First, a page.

darcy

darcy

[dahr-see]
noun, plural darcies.
Physics. a unit of permeability, representing the flow, at 1 atmosphere, of 1 cubic centimeter of fluid with 1 centipoise viscosity in 1 second through a 1-square-centimeter cross section of porous medium 1 centimeter long.

Origin:
after Henri-Philibert-Gaspard Darcy (1803–58), French engineer

Dictionary.com Unabridged

Darcy

[dahr-see]
noun
a male given name.
Dictionary.com Unabridged
Based on the Random House Dictionary, © Random House, Inc. 2014.
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Collins
World English Dictionary
darcy (ˈdɑːsɪ)
 
n
geology D a unit expressing the permeability coefficient of rock
 
[named after Henri-Philibert-Gaspard Darcy (1803--58), French hydraulic engineer]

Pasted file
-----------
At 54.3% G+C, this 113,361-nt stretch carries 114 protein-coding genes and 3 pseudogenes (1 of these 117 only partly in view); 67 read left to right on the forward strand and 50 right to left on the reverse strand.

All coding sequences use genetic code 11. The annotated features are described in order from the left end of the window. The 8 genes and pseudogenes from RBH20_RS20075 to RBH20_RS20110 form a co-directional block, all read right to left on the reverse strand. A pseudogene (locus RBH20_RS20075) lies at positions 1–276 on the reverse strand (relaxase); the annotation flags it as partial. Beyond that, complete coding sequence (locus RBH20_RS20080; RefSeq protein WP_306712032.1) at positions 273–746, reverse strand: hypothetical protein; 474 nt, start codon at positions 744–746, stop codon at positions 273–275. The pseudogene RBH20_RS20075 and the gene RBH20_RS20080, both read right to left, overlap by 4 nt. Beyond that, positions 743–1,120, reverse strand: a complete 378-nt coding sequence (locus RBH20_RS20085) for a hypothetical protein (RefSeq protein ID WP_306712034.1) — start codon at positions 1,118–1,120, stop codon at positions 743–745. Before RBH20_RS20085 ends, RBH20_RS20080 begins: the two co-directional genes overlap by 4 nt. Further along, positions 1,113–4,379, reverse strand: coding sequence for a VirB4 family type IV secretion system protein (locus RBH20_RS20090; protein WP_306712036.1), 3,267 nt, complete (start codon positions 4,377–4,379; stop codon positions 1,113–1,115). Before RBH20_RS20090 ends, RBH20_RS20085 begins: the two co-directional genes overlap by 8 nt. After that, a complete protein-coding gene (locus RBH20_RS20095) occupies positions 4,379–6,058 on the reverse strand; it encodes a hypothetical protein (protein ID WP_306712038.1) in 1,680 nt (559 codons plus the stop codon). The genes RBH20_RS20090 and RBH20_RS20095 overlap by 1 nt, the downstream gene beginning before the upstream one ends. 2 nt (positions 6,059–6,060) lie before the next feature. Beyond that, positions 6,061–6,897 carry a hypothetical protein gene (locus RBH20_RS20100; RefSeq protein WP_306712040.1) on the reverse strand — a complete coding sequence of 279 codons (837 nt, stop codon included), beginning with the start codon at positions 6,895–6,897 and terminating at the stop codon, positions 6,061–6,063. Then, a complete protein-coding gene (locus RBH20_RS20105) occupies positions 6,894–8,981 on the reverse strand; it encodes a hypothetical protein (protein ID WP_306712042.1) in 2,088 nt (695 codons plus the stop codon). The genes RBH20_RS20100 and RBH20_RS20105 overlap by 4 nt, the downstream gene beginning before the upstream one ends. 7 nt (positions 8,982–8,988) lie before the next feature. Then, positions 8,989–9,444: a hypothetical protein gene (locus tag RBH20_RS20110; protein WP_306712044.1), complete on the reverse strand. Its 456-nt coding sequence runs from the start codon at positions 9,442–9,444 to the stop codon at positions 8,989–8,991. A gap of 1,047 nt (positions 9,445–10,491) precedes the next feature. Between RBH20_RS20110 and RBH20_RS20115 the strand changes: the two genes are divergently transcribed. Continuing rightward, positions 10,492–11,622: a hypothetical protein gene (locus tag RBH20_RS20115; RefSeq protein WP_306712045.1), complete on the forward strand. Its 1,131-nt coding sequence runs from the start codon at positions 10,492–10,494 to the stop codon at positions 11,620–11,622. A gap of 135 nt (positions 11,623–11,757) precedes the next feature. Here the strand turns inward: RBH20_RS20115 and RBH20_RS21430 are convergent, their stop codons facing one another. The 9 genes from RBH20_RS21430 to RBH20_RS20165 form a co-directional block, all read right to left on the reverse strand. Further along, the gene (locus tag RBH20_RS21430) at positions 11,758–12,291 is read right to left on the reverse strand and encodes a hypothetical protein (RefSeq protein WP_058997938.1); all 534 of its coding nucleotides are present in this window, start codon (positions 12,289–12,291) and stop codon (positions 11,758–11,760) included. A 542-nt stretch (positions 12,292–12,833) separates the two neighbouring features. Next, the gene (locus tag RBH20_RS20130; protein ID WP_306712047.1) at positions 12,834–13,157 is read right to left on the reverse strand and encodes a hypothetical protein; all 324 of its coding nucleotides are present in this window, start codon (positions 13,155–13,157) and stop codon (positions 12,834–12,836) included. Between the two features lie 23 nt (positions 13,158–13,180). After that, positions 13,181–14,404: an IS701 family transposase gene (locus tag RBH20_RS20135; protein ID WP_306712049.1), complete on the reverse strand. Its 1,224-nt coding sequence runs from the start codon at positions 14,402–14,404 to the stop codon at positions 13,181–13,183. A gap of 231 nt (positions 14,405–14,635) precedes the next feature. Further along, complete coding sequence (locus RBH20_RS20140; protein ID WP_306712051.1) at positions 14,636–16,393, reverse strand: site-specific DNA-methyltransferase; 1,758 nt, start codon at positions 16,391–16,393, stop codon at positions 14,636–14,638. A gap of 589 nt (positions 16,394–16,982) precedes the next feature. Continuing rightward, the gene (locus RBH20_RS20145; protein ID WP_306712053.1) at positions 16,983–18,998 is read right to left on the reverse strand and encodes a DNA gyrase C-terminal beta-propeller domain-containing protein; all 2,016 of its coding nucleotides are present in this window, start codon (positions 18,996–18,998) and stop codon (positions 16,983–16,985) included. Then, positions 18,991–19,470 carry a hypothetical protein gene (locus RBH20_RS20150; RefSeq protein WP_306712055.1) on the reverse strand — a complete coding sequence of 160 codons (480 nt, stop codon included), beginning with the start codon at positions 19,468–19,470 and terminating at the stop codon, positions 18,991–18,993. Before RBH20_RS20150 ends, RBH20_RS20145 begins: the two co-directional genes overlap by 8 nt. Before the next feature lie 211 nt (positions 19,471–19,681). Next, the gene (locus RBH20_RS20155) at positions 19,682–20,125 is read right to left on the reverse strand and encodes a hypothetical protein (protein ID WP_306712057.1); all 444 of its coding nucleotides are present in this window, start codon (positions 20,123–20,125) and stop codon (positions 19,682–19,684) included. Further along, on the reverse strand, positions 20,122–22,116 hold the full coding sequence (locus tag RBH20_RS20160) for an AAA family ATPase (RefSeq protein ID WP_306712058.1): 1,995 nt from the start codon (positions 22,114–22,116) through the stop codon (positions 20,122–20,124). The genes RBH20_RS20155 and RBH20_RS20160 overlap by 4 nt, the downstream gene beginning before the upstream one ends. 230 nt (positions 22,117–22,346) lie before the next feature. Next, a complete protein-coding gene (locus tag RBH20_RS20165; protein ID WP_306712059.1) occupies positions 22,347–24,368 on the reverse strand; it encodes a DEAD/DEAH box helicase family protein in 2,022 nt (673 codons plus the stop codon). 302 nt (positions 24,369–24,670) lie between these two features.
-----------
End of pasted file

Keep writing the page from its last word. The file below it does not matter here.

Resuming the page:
Darcy (ˈdɑːsɪ)
 
n
(James) Les(lie). 1895--1917, Australian boxer and folk hero, who lost only five professional fights and was never knocked out, considered a martyr after his death from septicaemia during a tour of the United States

Collins English Dictionary - Complete & Unabridged 10th Edition
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American Heritage
Science Dictionary
darcy   (där'sē')  Pronunciation Key 
A unit used to measure the permeability of porous substances such as soil. One darcy is equal to the passage of 1 cubic centimeter of fluid having a viscosity of 1 centipoise for 1 second under the pressure of 1 atmosphere through a medium having a volume of 1 cubic centimeter.
Darcy, , Henry Philibert Gaspard 1803-1858.  
British geologist who formulated the law (now named for him) governing the rate at which a fluid flows through a permeable medium. The darcy unit, used to measure the permeability of porous substances, is also named after him.
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